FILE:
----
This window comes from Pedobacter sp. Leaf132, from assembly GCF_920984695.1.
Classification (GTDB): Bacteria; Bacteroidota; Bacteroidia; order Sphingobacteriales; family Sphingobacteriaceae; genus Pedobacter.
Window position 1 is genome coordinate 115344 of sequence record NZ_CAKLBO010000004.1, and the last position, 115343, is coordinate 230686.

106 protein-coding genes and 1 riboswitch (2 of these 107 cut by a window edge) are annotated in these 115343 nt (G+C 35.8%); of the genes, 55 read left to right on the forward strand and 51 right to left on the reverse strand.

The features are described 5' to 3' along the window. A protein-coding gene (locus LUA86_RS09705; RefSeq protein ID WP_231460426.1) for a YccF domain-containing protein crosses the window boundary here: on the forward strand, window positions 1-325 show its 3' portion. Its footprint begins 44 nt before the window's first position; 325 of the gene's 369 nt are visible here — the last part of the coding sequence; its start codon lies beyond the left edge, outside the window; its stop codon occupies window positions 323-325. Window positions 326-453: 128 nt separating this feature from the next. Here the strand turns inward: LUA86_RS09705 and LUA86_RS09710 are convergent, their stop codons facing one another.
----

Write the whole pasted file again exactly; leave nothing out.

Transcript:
This window comes from Pedobacter sp. Leaf132, from assembly GCF_920984695.1.
Classification (GTDB): Bacteria; Bacteroidota; Bacteroidia; order Sphingobacteriales; family Sphingobacteriaceae; genus Pedobacter.
Window position 1 is genome coordinate 115344 of sequence record NZ_CAKLBO010000004.1, and the last position, 115343, is coordinate 230686.

106 protein-coding genes and 1 riboswitch (2 of these 107 cut by a window edge) are annotated in these 115343 nt (G+C 35.8%); of the genes, 55 read left to right on the forward strand and 51 right to left on the reverse strand.

The features are described 5' to 3' along the window. A protein-coding gene (locus LUA86_RS09705; RefSeq protein ID WP_231460426.1) for a YccF domain-containing protein crosses the window boundary here: on the forward strand, window positions 1-325 show its 3' portion. Its footprint begins 44 nt before the window's first position; 325 of the gene's 369 nt are visible here — the last part of the coding sequence; its start codon lies beyond the left edge, outside the window; its stop codon occupies window positions 323-325. Window positions 326-453: 128 nt separating this feature from the next. Here the strand turns inward: LUA86_RS09705 and LUA86_RS09710 are convergent, their stop codons facing one another.